Photo of Ruchika Chari and Malavika Mathur, information science students at Penn State Great Valley

Big data lab research provides students with competitive advantage

Two Master of Information Science students will graduate with job offers thanks to their studies and hands-on research analyzing tweets during the recent election.
By: Elizabeth Palmer

Ruchika Chari and Malavika Mathur, two full-time Master of Information Science students at Penn State Great Valley, are preparing to graduate. While this can be a stressful time for many, both women have secured job offers, thanks to their studies combined with hands-on research experience with Satish Mahadevan Srinivasan, assistant professor of information science.

Chari, an international student from India, has an undergraduate degree in computer science. Chari decided to attend Penn State Great Valley because the information science curriculum closely aligned with her interests and career aspirations. Mathur, from Thailand, received a bachelor’s degree in telecommunications from University Park. After working as an iOS developer in the Philadelphia area for a few years, Mathur decided to enroll full-time at Great Valley.

Looking to gain experience outside the classroom, Chari asked Srinivasan if there were any research opportunities available. Srinivasan brought this up with the chancellor, and was able to offer Chari a part-time research assistant position in the new big data lab.

This fall, Srinivasan formed a five-person team to work in the big data lab: Chari; Mathur; Aureo Zanon, a World Campus student in data analytics; Tianhai Zu, a master of finance graduate; and another master of information science student, Priyangana Sharma.

Over the course of six weeks, the team captured and stored 24 million tweets across 15 states — equally made up of Democratic, Republican, and swing states — to understand the public’s emotions toward Hillary Clinton and Donald Trump. The team used several machine learning techniques to classify the tweets: first into four main emotion types — sadness, happiness, trust and disgust, and then into positive or negative sentiments. They used Tableau, a data visualization tool, to look at the results.

Prior to the election, the team noticed fluctuations in the public’s feeling toward the candidates. After a video surfaced in which Trump made vulgar comments about women, many of the public’s tweets showed disgust. But after the third debate, the data revealed Trump was gaining trust.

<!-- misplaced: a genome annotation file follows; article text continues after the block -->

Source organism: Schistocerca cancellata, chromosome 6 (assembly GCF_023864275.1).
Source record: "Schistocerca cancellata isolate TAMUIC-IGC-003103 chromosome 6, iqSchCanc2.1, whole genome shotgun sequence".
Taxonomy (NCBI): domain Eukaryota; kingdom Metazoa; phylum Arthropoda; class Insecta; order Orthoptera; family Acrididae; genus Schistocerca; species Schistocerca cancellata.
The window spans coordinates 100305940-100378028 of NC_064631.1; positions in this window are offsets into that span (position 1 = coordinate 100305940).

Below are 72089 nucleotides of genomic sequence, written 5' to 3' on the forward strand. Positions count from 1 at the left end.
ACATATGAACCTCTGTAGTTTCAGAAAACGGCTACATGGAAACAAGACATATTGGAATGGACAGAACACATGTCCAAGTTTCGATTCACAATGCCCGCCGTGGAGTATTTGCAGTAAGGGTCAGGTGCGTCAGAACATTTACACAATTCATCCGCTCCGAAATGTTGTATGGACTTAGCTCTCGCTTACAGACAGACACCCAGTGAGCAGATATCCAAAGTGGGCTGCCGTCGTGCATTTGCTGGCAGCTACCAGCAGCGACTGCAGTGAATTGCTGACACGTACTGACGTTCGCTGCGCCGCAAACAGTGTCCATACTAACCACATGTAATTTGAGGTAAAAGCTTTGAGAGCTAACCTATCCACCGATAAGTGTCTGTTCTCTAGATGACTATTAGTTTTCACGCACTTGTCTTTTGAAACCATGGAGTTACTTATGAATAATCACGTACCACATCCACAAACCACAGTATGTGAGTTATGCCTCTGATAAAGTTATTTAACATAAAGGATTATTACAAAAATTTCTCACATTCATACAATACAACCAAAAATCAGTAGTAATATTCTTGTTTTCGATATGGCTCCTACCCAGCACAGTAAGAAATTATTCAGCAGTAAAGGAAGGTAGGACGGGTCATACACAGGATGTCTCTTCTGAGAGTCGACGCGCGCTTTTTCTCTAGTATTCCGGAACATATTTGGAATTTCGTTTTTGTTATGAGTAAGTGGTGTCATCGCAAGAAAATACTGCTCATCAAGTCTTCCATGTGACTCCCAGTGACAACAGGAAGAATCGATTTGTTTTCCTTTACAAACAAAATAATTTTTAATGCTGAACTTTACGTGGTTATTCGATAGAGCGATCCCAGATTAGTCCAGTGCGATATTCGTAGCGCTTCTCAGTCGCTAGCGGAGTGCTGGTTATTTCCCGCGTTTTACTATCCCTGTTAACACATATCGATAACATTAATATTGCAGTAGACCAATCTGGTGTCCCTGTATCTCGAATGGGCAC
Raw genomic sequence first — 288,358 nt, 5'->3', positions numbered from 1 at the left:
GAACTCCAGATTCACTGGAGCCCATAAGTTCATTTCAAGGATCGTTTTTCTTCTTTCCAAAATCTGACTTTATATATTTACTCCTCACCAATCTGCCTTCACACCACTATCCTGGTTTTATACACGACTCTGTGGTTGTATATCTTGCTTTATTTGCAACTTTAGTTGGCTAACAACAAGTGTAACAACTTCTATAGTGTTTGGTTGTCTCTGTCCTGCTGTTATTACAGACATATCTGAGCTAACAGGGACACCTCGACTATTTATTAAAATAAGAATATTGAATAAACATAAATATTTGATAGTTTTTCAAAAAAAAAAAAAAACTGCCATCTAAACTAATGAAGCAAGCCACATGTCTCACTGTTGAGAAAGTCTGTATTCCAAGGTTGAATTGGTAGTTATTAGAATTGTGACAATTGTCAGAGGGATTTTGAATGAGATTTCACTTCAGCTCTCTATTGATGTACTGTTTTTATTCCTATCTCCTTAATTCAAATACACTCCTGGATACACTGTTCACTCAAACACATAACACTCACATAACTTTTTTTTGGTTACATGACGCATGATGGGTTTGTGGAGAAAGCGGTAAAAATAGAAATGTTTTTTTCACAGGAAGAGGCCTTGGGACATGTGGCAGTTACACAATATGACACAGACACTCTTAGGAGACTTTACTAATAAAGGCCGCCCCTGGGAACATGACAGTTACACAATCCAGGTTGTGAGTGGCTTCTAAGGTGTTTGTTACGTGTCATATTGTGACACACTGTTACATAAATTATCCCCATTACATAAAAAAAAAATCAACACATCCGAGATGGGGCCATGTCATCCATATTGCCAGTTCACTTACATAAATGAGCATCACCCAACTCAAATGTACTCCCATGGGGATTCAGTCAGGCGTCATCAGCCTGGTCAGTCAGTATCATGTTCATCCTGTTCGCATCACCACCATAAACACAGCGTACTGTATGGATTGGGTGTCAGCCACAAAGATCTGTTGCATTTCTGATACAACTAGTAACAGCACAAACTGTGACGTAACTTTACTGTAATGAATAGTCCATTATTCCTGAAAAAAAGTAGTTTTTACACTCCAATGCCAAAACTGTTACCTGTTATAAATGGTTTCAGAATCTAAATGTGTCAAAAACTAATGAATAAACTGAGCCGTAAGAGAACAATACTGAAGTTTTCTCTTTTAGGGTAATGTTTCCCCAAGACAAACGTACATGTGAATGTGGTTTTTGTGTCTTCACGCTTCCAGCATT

In an interesting turn of events, on Nov. 6 Obama said if Clinton won the state of Florida, she would win the election. But based on tweets, Srinivasan and his team predicted Trump would win Florida — and he did. Out of the 15 states monitored, the team predicted the outcome of eight correctly including the swing directions for Florida and Ohio.

“I was fortunate to work with such a strong and motivated team. While this was a time-consuming project with a huge volume of data, they had great communication skills, making it easy to execute tasks,” said Srinivasan. “Each person added something different. Chari has a background in computer science, while Mathur has relevant work experience.”

Zanon and Zu, both planning to pursue doctoral degrees in the near future, assisted with data collection and cleaning.  Sharma provided overall support to the group.

In addition to Srinivasan’s team, other Great Valley students participate in research with faculty members. The collective group frequently meets to discuss each other’s work.

“We really got to know the other projects,” said Chari. “Even though we are researching different things, we can really learn a great deal from one another — the different tools, ways of analyzing data.”

“It became a collaborative environment,” agreed Mathur. “We sought feedback and ideas from each other, which mimics how corporate teams work together in the real world.”

The comradery of the big data lab is also important to Srinivasan. “I want to create a close-knit group where students can talk about their research and academic work,” he said. “As faculty, we benefit from the lab community. Everyone contributes, so I am able to learn from my students, too.”

Chari, who graduates this December, will move to Pittsburgh to work as an associate consultant at Highmark. Once Mathur graduates in May, she will relocate to Long Island for a job with PASSUR Aerospace to monitor aviation delays and traffic flow.

Grateful for their experience at Great Valley, both women feel well-prepared for their jobs.

“Our courses built a strong foundation, working hand-in-hand with our time in the big data lab,” said Mathur. “I learned how to manage large amounts of data, and I feel confident to take on challenges in my new role.”

“My experience using Tableau gave me a huge advantage in my job search,” said Chari. “It allowed me to look at data in a new way and see the bigger picture.”

Srinivasan plans to publish the research on emotion classification, visualization and analysis with fellow faculty member Raghu Sangwan. By the next election, he hopes sentiment analysis will be more automated and provide a real-time snapshot of the public’s emotions.

For students seeking beyond the classroom, Srinivasan encourages them to talk to their professors. “Don’t be afraid to approach faculty to ask for research opportunities. We have a lot of ideas, and are often looking to collaborate with students.”